• Sunday, December 21, 2014

Freedom in the air

Ghost of Al Capone in the country?

Shahnoor Wahid

THE way Mafia style killings are going on in the country for the control of illegal businesses, it may not sound too incredulous to say that soon things are bound to go out of control of the administration, like it did for the governments in many countries of the world. USA, Mexico, Italy, Brazil, Russia, had bad experience with such criminal gangs, and at one point law enforcers had to go all-out to crush them. Everywhere a strong nexus of corrupt police officials, administration bigwigs and politicians made it possible for various gangs to operate right before the eye of the law.
Racketeering, counterfeiting, human trafficking, weapons trafficking, drug trafficking, extortion, illegal gambling, murder, prostitution, blackmailing, loan sharking, money laundering, fraud, contract killing, bribery, cigarette smuggling, robbery, tax evasion, kidnapping for ransom, offering protection for money, bootlegging, dealing in contraband foreign goods, running prostitution joints etc., were some of the “businesses” that made the gangs and their bosses filthy rich in a couple of years. To keep control, gang fights leading to multiple murders were just as common as taking breakfast in the morning. Knives, machetes, revolvers, pistols and sub-machine guns were their favourite weapons to annihilate each other.
The boisterous lifestyle and tragic end of some of the underworld leaders in the US became hot topic of a number of Hollywood movies in the sixties. Al Capone is one such underworld boss who created a niche for himself in the crime almanac. A movie has been made on his life as well.
Who was Capone? Alphonse Gabriel "Al" Capone, (January 17, 1899-January 25, 1947), was an American gangster who led a Prohibition-era crime syndicate. The Chicago Outfit, which subsequently also became known as the "Capones," was dedicated to smuggling and bootlegging liquor, and other illegal activities, such as prostitution, in Chicago from the early 1920s to 1931.
Born in the borough of Brooklyn in New York City to Italian immigrants, Capone became involved with gang activity at a young age after having been expelled from school at age 14. In his early twenties, he moved to Chicago to take advantage of a new opportunity to make money smuggling illegal alcoholic beverages into the city during Prohibition. He also engaged in various other criminal activities, including bribery of government figures and prostitution.
Despite his illegitimate occupation, Capone became a highly visible public figure. He made donations to various charitable endeavours using the money he made from his activities. Capone's public reputation was damaged in the wake of his supposed involvement in the 1929 Saint Valentine's Day Massacre, when seven rival gang members were executed. (Dear readers, it's 7 murders, remember?)
Capone was convicted on federal charges of tax evasion in 1931 and sentenced to federal prison; he was released on parole in 1939. His incarceration included a term at the then-new Alcatraz federal prison. In the final years of Capone's life, he suffered mental and physical deterioration due to late-stage neurosyphilis, which he had contracted in his youth. On January 25, 1947, he died from cardiac arrest after suffering a stroke. (Source: Internet)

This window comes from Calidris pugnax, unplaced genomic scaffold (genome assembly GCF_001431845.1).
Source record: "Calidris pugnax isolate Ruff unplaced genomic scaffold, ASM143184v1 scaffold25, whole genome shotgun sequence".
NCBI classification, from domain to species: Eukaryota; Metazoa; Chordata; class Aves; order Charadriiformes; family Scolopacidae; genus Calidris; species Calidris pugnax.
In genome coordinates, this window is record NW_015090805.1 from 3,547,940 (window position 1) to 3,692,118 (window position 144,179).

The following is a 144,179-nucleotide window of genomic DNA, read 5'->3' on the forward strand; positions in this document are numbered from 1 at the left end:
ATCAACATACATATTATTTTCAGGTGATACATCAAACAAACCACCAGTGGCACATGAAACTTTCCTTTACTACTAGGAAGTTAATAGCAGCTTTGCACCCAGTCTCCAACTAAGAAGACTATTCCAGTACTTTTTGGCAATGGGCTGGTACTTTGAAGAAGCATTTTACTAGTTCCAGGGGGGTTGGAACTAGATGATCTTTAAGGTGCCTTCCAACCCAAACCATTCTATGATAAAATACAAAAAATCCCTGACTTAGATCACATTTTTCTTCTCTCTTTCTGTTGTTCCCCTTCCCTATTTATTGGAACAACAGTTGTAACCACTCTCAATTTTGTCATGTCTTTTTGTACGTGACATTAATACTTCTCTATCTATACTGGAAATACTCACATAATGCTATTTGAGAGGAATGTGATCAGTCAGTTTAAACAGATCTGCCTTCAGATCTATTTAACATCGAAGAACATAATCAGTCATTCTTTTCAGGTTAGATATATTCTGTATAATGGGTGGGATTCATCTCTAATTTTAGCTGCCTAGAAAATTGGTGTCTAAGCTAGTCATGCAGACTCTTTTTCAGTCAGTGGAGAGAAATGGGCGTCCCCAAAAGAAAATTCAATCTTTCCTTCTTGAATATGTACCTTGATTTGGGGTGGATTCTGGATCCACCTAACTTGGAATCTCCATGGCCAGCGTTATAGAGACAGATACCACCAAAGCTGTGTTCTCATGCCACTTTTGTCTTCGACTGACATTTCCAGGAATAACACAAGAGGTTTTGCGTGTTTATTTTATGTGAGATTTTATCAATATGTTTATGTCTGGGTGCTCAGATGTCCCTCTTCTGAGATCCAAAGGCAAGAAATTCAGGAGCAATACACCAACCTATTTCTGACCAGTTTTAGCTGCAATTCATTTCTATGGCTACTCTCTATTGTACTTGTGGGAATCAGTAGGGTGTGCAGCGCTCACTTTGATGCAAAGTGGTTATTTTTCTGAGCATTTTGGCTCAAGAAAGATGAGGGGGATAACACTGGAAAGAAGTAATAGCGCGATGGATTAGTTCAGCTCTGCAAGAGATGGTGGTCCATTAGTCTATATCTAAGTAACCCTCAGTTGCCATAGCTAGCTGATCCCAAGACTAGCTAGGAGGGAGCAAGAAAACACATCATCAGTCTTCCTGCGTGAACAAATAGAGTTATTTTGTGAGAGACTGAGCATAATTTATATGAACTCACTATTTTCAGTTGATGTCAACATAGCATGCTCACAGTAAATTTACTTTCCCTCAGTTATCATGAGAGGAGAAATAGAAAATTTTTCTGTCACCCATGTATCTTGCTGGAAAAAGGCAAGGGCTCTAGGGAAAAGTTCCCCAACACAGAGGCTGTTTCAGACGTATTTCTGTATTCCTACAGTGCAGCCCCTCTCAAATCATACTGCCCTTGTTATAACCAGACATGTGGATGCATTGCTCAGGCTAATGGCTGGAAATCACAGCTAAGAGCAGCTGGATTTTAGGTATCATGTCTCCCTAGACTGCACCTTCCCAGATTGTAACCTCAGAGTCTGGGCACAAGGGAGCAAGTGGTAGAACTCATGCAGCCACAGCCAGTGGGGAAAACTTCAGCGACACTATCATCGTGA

Bangladesh “Mafia” gangs
The spate of murders across the country in the recent past, especially amongst members of the same gang (party), is believed to be the result of intense rivalry over possession and control of the sources of illegal businesses. It's about earning crores of takas every month hence no human life is of any importance to the rival gangs. The killing style in all the recent cases reminded this writer of the style followed by the Mafia gangs.
Here is the story of a real life Mafia style killing in the US. “On April 18, 1980, Philadelphia Mafia consigliere Antonio Caponigro had Angelo Bruno killed without the The Commission's approval. Caponigro and his brother-in-law Alfred Salerno were taken to an isolated house in upstate New York and tortured before being killed. Salerno had been shot three times behind the right ear and once behind the left ear. The autopsy showed that a rope had been tied around his neck, wrists, and ankles, and most of his neck and face bones shattered. Caponigro had been suffocated, beaten, repeatedly stabbed and shot, and was found in a garbage bag.” (Ring a bell?)
Oftentimes, criminals and criminal gangs infiltrate the political power of the day to find shelter and protection. In return they send fat envelops to some of the key figures of the party every month. With such protection ensured they keep amassing the ill-gotten wealth and become more and more violent in their dealing. As days go by, the number of dead bodies keep piling up on the trail. History tells us that when they fall ultimately they take many political people down with them.
In Bangladesh, we observe with great trepidation, the ever growing nexus between such criminals and some criminal minded politicians to the peril of the political parties supporting both. Saner minds in society have been sending warning signals regularly to the party chiefs about the consequence of such unholy alliance but none seems to have time or patience to listen. Criminality has penetrated the inner sanctum of political institutions and is eating them from inside.
Therefore, unless the ghost of Al Capone is driven away from politics by setting examples of good governance, we may see many more '7-murders' in the coming days.
 

The writer is Special Supplements Editor, The Daily Star.

Published: 12:00 am Monday, June 16, 2014

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